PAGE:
Colormapping is an effective and popular visualization technique for analyzing patterns in scalar fields. Scientists usually adjust a default colormap to show hidden patterns by shifting the colors in a trial-and-error process. To improve efficiency, efforts have been made to automate the colormap adjustment process based on data properties (e.g., statistical data value or distribution). However, as the data properties have no direct correlation to the spatial variations, previous methods may be insufficient to reveal the dynamic range of spatial variations hidden in the data. To address the above issues, we conduct a pilot analysis with domain experts and summarize three requirements for the colormap adjustment process. Based on the requirements, we formulate colormap adjustment as an objective function, composed of a boundary term and a fidelity term, which is flexible enough to support interactive functionalities. We compare our approach with alternative methods under a quantitative measure and a qualitative user study (25 participants), based on a set of data with broad distribution diversity. We further evaluate our approach via three case studies with six domain experts. Our method is not necessarily more optimal than alternative methods of revealing patterns, but rather is an additional color adjustment option for exploring data with a dynamic range of spatial variations.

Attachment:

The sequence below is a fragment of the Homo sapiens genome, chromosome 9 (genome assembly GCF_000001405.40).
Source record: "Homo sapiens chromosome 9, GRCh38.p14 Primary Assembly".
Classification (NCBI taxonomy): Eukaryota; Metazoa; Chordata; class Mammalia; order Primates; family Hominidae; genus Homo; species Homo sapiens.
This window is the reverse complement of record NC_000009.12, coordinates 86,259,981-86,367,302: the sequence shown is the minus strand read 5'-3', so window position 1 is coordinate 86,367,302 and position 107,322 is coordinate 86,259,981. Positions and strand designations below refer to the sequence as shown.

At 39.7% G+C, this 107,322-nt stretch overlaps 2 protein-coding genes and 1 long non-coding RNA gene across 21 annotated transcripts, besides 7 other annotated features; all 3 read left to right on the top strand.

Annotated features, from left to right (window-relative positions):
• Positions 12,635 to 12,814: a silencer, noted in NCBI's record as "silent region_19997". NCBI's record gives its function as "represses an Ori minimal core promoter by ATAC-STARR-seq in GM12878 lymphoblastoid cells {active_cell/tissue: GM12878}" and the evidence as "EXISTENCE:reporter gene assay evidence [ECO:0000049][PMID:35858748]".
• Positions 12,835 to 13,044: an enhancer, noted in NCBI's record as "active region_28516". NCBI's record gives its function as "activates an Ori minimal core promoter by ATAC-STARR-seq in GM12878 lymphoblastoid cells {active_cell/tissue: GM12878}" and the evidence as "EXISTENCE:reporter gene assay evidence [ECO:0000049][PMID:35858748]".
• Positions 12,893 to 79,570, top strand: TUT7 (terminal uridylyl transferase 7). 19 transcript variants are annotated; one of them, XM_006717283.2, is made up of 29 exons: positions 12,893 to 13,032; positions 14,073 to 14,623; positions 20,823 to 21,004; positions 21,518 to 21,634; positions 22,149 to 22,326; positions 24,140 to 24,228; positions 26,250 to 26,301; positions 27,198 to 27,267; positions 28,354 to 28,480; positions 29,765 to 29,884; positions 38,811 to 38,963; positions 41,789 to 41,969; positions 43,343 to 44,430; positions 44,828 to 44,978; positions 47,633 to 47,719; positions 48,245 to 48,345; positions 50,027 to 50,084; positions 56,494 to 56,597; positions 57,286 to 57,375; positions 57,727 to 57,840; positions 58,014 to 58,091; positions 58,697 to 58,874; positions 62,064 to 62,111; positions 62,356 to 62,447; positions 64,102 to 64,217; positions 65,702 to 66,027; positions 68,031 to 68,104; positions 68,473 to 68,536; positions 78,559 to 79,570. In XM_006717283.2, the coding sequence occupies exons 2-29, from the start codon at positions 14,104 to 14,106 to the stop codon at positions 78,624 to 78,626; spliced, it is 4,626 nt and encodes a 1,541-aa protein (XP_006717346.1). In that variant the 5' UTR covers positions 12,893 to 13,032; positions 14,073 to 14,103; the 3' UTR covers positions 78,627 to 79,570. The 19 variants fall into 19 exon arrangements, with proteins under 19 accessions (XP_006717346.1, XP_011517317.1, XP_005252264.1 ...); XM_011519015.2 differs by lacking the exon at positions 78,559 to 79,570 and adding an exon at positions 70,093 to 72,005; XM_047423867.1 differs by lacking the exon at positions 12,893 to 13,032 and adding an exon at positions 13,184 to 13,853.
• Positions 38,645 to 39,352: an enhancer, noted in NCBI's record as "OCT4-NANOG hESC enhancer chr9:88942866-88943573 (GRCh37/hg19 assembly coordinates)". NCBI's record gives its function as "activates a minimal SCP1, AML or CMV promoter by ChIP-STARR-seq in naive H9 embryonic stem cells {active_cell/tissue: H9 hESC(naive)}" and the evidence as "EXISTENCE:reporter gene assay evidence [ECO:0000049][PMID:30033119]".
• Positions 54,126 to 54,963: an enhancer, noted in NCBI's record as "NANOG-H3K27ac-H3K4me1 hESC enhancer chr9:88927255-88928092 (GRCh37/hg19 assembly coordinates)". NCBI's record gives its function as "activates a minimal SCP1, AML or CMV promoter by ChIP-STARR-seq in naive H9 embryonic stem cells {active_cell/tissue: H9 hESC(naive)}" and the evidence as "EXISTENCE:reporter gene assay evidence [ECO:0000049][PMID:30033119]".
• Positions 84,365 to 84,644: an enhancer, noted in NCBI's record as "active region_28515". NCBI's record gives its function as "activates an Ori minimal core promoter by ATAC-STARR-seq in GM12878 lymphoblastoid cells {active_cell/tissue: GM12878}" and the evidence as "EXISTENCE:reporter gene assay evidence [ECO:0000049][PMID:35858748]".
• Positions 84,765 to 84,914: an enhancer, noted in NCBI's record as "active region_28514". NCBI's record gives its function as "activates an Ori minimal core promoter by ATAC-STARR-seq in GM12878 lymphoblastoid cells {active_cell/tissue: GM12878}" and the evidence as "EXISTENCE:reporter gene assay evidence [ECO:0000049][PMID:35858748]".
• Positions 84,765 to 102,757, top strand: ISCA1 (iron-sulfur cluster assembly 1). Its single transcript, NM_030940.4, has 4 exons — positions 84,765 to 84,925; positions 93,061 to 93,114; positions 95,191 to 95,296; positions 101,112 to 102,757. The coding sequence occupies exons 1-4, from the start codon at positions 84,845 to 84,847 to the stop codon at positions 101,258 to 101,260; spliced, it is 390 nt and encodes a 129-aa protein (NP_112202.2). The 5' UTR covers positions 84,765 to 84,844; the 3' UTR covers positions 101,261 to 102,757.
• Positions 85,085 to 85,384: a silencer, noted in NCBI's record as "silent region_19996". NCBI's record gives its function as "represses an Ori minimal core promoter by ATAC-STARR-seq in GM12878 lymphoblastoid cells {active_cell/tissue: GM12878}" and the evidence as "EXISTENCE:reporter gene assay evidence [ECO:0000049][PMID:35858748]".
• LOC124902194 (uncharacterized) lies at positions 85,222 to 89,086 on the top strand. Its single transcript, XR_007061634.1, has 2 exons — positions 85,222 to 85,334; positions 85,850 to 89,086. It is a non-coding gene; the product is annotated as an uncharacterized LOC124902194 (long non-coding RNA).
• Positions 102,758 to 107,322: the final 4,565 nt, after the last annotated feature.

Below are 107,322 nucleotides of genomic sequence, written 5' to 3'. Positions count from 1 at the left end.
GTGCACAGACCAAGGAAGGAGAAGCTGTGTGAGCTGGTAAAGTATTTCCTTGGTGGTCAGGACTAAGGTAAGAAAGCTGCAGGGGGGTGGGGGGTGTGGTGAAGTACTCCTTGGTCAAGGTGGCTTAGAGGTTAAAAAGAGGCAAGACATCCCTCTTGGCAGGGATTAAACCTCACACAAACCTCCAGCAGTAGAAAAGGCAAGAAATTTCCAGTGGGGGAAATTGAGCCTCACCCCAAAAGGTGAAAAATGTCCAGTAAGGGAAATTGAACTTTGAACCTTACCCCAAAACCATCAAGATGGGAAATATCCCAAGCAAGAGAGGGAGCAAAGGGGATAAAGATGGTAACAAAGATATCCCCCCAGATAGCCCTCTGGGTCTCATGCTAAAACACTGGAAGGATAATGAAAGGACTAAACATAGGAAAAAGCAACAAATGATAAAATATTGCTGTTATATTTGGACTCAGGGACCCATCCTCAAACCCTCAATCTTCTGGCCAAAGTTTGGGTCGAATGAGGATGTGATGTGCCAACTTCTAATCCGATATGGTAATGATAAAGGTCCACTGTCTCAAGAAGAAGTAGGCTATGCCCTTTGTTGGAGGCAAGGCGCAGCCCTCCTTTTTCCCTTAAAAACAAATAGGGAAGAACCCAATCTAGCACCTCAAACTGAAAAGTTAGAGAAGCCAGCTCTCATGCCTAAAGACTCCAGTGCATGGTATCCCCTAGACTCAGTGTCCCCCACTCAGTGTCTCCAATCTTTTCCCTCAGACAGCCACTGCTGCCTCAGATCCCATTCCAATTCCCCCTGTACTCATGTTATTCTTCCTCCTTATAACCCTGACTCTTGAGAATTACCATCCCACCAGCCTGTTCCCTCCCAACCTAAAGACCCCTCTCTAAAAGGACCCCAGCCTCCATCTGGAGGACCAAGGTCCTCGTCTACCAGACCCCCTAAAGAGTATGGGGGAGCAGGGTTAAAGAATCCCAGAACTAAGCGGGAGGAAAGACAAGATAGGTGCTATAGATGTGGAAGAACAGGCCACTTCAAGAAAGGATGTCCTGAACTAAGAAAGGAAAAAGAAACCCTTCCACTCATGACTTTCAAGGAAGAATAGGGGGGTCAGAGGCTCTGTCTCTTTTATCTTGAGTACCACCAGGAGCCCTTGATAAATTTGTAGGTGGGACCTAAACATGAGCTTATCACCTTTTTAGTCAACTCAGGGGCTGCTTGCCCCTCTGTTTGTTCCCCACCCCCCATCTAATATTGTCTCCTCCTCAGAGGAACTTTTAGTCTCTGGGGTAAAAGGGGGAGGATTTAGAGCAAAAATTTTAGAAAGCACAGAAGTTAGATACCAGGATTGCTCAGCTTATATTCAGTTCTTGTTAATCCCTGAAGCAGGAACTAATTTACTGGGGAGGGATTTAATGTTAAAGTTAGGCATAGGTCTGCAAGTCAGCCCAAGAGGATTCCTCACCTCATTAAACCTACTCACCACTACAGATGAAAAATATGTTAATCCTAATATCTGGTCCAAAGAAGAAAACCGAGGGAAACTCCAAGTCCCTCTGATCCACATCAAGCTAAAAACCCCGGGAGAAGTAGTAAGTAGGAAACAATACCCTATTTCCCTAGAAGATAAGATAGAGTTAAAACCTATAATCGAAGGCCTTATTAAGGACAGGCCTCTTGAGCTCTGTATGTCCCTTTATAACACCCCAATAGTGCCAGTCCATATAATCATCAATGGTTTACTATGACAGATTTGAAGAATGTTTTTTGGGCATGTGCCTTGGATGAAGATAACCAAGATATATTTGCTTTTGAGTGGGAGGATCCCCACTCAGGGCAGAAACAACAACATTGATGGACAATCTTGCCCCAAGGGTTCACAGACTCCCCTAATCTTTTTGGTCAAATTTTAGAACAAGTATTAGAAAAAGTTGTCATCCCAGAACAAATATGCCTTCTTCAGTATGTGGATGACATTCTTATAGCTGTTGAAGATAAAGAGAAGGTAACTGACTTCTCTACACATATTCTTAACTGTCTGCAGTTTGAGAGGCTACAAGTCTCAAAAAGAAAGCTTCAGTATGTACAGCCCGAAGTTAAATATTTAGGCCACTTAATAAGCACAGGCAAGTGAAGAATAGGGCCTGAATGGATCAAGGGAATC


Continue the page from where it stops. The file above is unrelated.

|Original language||English (US)|
|Number of pages||1|
|Journal||IEEE Transactions on Visualization and Computer Graphics|
|State||Published - 2021|